Thursday, January 28, 2021

PhDs and Green Cards

Joe Biden's immigration policy has some interesting policies for PhDs. 

Biden will exempt from any cap recent graduates of PhD programs in STEM fields in the U.S. who are poised to make some of the most important contributions to the world economy. Biden believes that foreign graduates of a U.S. doctoral program should be given a green card with their degree and that losing these highly trained workers to foreign economies is a disservice to our own economic competitiveness. 

Biden will submit an immigration plan to congress soon but it is not clear if the above will be in the bill, whether it will survive negotiations or even whether an immigration bill will be passed at all. 

Nevertheless I worry about the unintended consequences of this policy. It will encourage students to apply and come for a PhD who have no interest in research, but want the green card. It gives too much power to professors who may abuse their students who need the PhD. Conversely it will pressure professors and thesis committees to grant PhDs because there would be a big difference between graduating with a PhD and leaving early with a Masters. By making the PhD so valuable, we may devalue it.

The solution is to give green cards to Masters students as well. We shouldn't limit talented researchers and developers who can help the United States keep its technology edge. They don't take jobs away from Americans, but instead help create new ones.


  1. I don't understand your logic in the second part.

    Master's programs are already an issue because some institutions already abuse them (by that I mean they just hand degrees in exchange for money and some attendance).

    In exchange, many not-so-well-qualified foreigners who can afford to pay for the Master's get an OPT extension and an easier path towards jobs and work visas in the US. Because of this, Master's programs are essentially worthless, since they don't certify the skills of those who graduate them.

    I don't see how further incentivizing this behavior will help anyone - universities will turn into green card mills, Master's programs are going to become much more expensive due to humongous demand. Policymakers are going to come up with new crazy ideas for how to curb the excessive immigration caused by this loophole.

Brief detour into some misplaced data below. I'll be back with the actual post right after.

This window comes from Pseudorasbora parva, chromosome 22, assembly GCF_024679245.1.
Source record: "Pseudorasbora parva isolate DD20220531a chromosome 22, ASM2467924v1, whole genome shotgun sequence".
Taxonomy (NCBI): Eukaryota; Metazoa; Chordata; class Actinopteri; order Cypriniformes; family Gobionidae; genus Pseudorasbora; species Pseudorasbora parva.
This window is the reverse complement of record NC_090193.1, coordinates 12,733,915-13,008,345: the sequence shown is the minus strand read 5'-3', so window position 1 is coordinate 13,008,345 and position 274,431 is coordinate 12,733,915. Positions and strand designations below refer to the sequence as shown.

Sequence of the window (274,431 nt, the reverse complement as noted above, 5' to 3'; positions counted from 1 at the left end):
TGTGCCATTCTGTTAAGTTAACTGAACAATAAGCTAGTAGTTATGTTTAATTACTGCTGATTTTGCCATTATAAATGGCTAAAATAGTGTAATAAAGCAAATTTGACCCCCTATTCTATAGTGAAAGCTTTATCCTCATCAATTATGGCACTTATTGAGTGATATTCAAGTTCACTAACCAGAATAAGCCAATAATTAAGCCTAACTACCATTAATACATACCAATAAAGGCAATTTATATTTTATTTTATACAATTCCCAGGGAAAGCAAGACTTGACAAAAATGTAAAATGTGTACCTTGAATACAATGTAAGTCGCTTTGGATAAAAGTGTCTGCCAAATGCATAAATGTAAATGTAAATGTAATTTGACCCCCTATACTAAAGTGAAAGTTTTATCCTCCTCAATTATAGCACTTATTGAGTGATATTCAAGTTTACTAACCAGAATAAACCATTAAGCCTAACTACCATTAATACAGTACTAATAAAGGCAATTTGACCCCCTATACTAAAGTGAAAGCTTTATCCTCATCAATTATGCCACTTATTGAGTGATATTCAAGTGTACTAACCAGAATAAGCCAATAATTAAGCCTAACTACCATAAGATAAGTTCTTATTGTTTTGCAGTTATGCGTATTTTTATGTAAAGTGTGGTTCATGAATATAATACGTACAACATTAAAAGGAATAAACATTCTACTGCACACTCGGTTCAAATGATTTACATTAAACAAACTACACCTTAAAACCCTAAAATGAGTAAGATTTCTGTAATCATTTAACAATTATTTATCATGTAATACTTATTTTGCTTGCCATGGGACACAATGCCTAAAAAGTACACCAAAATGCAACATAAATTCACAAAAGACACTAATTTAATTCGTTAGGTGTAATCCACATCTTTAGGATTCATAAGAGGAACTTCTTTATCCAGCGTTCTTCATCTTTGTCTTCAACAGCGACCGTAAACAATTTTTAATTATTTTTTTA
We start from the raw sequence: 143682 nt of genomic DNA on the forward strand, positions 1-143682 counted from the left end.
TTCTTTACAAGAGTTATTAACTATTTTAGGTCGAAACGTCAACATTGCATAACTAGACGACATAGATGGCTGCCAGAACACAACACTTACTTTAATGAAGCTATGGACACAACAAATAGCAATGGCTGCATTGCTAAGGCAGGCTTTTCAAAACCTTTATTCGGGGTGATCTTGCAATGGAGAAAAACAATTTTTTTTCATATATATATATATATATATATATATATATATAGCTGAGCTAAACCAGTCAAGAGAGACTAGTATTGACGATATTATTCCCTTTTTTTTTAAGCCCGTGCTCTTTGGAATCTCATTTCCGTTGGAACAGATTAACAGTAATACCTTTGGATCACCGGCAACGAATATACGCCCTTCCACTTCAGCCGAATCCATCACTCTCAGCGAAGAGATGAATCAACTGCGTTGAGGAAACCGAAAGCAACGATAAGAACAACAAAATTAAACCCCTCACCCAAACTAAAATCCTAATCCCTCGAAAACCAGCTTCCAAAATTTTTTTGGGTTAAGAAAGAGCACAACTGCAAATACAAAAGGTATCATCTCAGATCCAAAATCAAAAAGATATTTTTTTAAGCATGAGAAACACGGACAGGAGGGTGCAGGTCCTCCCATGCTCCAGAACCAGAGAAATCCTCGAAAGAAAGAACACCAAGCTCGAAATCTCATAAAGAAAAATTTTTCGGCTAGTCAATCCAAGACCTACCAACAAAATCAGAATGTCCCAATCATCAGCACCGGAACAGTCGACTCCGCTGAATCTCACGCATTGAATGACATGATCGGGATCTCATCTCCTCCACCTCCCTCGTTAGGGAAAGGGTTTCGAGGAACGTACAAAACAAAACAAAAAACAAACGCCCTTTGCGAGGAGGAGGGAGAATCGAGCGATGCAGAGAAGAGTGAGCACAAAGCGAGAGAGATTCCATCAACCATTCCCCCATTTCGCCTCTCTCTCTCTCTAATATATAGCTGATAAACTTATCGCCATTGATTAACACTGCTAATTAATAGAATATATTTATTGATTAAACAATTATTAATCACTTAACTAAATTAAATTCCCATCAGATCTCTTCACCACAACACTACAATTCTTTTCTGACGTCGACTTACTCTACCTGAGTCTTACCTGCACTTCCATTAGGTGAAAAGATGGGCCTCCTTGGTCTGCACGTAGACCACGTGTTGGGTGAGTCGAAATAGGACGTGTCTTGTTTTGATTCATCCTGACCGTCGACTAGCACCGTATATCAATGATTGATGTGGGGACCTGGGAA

In the meanwhile other less privileged people will suffer, like dreamers who can't afford to pay for this luxury.

  2. I second the first comment. I am an immigrant myself and a university professor. I do not see enough being done to help domestic students obtain a masters or a PhD. Most of them do not have an incentive to do them because of college debt. Many masters programs in the US are glorified undergraduate programs, especially at weaker institutions. They are incentivized to offer them to make money.

  3. I really hope Biden's policy is defeated. Academic talent does not equate with character. I went through a long green-card process after getting my Ph.D. in US. I did not like the long process at the time, but now that I am a US citizen, I appreciate the due diligence done by the immigration department. To put things in context, Mohamed Atta was a graduate student in Germany and that gave him access to the planes in the West. We all know what happened on 9/11.

  4. Excellent points/concerns raised by Lance and also anon.

    To my understanding, the US has been facing analogous
    concerns in regard to the master programs category.
    Assuming this seems appealing to foreign candidates,
    by law of large numbers, there will be an increase of
    PhD applicants (particularly in comparison to the last 4 yrs).
    So, Biden could pride himself in having helped to increase that
    stats, but at the same time this might cause unintended consequences to quality and reputation. (Ironically, this has
    also been an issue when scaling is performed .....)

    Now one question, would the law of large numbers guarantee that the proportion of high quality applicants is accordingly represented (thus grows accordingly). (What type of underlying distribution would be assumed?).
    If not, then this might end up crippling value and quality of US higher education ... and if so, it would become more challenging for professors to "abuse" their PhDs; on the contrary, they would become a headache to them, resulting in
    - failures to complete degree programs and/or
    - increase in drop out rates, or
    - lower quality PhDs granted, etc ...)

    On the other hand, if the system were
    superb, innovative and robust, it could
    potentially take any gem (of whatever calibre and quality)
    and generate something extraordinary!
    And no, I am not referring to Utopia ...

  5. Do online degrees count? Ph.D. mills here we come!